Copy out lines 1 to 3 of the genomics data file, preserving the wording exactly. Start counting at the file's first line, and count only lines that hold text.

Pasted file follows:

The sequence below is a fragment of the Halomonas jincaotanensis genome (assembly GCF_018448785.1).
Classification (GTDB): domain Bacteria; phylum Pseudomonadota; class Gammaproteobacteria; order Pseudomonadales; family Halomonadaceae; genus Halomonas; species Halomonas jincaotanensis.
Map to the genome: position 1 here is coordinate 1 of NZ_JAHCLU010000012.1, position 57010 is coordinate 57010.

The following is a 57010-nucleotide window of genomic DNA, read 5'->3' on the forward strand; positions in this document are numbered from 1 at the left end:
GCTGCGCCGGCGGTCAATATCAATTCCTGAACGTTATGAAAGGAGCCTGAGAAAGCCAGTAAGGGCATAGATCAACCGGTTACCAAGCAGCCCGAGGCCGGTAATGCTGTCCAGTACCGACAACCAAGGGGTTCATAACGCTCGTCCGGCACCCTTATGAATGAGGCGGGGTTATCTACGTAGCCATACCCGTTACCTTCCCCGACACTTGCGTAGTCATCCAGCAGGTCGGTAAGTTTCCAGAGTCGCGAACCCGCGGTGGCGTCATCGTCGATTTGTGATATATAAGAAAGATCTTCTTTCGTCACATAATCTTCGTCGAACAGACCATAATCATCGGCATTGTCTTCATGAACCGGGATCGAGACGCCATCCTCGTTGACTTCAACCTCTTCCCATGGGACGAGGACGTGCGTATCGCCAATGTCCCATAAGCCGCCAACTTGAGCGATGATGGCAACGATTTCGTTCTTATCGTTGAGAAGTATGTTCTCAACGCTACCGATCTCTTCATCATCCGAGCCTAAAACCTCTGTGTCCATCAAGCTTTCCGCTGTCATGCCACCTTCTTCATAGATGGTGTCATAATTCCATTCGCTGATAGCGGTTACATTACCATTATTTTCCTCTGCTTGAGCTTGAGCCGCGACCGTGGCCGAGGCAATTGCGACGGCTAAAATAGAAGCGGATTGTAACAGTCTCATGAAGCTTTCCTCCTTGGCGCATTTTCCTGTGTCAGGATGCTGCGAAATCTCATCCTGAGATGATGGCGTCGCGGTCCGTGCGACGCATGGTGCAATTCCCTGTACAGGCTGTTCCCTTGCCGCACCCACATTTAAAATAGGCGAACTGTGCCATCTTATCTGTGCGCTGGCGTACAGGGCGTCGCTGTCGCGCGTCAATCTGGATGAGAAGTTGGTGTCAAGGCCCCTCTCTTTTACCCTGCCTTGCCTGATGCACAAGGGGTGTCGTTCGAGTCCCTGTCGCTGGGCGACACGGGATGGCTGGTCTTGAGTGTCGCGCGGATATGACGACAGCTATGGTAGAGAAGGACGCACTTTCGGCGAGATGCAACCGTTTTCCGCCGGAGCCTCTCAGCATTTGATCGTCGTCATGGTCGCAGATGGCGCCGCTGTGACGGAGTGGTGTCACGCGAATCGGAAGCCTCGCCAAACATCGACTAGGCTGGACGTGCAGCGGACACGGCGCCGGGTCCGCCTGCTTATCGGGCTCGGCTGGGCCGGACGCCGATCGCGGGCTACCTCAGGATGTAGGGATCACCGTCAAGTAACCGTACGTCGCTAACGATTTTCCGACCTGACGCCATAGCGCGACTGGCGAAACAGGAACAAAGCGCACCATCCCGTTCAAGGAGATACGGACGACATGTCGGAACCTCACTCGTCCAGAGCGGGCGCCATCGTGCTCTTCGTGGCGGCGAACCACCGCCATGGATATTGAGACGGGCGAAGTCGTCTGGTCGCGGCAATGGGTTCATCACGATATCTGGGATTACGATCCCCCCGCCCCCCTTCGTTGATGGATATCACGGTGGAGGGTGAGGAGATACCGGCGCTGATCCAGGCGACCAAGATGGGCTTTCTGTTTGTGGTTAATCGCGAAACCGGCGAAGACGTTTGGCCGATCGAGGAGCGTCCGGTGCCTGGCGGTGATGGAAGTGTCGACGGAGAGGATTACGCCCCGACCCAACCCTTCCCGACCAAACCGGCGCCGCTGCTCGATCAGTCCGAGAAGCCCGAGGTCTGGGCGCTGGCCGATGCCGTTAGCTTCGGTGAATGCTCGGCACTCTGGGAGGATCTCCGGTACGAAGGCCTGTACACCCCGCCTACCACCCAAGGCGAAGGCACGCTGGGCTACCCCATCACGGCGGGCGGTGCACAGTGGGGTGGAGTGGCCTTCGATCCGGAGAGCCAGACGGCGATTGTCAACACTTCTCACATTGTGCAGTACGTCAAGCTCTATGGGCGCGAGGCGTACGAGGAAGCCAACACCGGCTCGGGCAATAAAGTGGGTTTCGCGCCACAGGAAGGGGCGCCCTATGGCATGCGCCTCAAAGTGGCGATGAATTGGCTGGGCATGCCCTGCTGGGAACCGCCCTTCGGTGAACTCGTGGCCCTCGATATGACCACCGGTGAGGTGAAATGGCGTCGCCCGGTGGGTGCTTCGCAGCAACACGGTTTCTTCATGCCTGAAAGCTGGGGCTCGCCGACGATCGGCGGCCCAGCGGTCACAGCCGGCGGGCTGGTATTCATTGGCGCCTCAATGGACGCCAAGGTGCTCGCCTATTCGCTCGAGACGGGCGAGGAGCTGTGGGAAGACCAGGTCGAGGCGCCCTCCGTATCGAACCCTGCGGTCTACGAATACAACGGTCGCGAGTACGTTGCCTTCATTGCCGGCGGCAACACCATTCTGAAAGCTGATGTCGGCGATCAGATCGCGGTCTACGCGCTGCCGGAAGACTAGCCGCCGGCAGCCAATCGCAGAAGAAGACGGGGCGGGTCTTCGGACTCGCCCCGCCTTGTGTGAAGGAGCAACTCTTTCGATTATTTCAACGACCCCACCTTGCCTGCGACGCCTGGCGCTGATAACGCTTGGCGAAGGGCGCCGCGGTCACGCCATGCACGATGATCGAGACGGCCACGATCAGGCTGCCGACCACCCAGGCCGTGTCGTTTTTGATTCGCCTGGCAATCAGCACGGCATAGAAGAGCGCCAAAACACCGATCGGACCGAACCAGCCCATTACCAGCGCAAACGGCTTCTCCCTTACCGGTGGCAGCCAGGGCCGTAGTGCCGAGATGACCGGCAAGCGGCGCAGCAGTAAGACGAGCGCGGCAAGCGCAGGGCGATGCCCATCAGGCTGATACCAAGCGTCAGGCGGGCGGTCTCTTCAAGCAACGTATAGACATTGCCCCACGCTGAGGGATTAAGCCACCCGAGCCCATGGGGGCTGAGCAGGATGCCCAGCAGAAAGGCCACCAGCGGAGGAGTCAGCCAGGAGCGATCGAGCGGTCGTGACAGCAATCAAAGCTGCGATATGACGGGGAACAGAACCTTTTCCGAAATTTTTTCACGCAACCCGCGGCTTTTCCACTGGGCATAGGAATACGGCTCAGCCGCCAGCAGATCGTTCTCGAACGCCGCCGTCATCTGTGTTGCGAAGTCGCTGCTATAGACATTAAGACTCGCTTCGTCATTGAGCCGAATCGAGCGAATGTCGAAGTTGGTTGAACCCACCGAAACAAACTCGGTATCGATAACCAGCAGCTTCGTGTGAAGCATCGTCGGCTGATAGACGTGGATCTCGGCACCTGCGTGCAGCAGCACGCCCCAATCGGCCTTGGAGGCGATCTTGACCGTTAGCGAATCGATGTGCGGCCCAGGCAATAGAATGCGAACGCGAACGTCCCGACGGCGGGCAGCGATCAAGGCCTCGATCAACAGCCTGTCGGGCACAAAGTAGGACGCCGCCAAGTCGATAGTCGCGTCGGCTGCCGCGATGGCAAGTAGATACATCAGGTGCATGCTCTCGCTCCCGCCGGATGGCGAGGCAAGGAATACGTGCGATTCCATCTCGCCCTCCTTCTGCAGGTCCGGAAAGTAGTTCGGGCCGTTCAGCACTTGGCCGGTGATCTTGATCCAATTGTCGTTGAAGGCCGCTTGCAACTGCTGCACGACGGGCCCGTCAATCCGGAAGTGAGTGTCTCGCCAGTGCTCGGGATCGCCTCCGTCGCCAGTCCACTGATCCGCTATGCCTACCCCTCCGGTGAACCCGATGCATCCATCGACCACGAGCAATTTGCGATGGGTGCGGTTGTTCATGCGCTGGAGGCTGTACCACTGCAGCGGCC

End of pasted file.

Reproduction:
The sequence below is a fragment of the Halomonas jincaotanensis genome (assembly GCF_018448785.1).
Classification (GTDB): domain Bacteria; phylum Pseudomonadota; class Gammaproteobacteria; order Pseudomonadales; family Halomonadaceae; genus Halomonas; species Halomonas jincaotanensis.
Map to the genome: position 1 here is coordinate 1 of NZ_JAHCLU010000012.1, position 57010 is coordinate 57010.